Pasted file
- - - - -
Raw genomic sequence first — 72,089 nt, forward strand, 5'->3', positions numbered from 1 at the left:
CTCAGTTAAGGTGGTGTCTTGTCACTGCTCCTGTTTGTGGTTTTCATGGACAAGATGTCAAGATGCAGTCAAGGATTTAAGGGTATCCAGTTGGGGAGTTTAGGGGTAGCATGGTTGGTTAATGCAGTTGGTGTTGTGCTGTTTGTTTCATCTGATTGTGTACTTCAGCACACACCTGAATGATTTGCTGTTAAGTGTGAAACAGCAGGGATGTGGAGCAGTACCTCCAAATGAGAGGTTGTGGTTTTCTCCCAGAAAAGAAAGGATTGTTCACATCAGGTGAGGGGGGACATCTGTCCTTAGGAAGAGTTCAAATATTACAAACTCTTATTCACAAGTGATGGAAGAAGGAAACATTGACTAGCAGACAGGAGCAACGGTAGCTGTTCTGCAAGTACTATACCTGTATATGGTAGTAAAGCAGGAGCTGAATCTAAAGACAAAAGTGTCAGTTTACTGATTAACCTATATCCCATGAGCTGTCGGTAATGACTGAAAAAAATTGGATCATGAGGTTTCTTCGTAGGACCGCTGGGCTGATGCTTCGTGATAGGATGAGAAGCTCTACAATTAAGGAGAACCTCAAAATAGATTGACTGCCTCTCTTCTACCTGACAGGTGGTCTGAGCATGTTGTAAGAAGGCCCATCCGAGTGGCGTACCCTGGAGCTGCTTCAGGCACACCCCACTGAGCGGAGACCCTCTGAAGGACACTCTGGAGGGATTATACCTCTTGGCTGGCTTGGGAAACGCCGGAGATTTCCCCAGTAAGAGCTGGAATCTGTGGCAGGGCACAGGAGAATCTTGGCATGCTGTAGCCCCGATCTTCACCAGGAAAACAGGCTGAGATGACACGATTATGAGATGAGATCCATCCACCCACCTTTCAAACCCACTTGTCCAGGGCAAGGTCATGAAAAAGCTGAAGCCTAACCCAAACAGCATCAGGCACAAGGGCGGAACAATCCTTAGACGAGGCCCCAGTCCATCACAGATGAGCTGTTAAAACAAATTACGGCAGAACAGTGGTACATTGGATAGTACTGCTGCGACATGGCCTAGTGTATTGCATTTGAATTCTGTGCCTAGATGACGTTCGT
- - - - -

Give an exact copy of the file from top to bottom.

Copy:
Raw genomic sequence first — 72,089 nt, forward strand, 5'->3', positions numbered from 1 at the left:
CTCAGTTAAGGTGGTGTCTTGTCACTGCTCCTGTTTGTGGTTTTCATGGACAAGATGTCAAGATGCAGTCAAGGATTTAAGGGTATCCAGTTGGGGAGTTTAGGGGTAGCATGGTTGGTTAATGCAGTTGGTGTTGTGCTGTTTGTTTCATCTGATTGTGTACTTCAGCACACACCTGAATGATTTGCTGTTAAGTGTGAAACAGCAGGGATGTGGAGCAGTACCTCCAAATGAGAGGTTGTGGTTTTCTCCCAGAAAAGAAAGGATTGTTCACATCAGGTGAGGGGGGACATCTGTCCTTAGGAAGAGTTCAAATATTACAAACTCTTATTCACAAGTGATGGAAGAAGGAAACATTGACTAGCAGACAGGAGCAACGGTAGCTGTTCTGCAAGTACTATACCTGTATATGGTAGTAAAGCAGGAGCTGAATCTAAAGACAAAAGTGTCAGTTTACTGATTAACCTATATCCCATGAGCTGTCGGTAATGACTGAAAAAAATTGGATCATGAGGTTTCTTCGTAGGACCGCTGGGCTGATGCTTCGTGATAGGATGAGAAGCTCTACAATTAAGGAGAACCTCAAAATAGATTGACTGCCTCTCTTCTACCTGACAGGTGGTCTGAGCATGTTGTAAGAAGGCCCATCCGAGTGGCGTACCCTGGAGCTGCTTCAGGCACACCCCACTGAGCGGAGACCCTCTGAAGGACACTCTGGAGGGATTATACCTCTTGGCTGGCTTGGGAAACGCCGGAGATTTCCCCAGTAAGAGCTGGAATCTGTGGCAGGGCACAGGAGAATCTTGGCATGCTGTAGCCCCGATCTTCACCAGGAAAACAGGCTGAGATGACACGATTATGAGATGAGATCCATCCACCCACCTTTCAAACCCACTTGTCCAGGGCAAGGTCATGAAAAAGCTGAAGCCTAACCCAAACAGCATCAGGCACAAGGGCGGAACAATCCTTAGACGAGGCCCCAGTCCATCACAGATGAGCTGTTAAAACAAATTACGGCAGAACAGTGGTACATTGGATAGTACTGCTGCGACATGGCCTAGTGTATTGCATTTGAATTCTGTGCCTAGATGACGTTCGT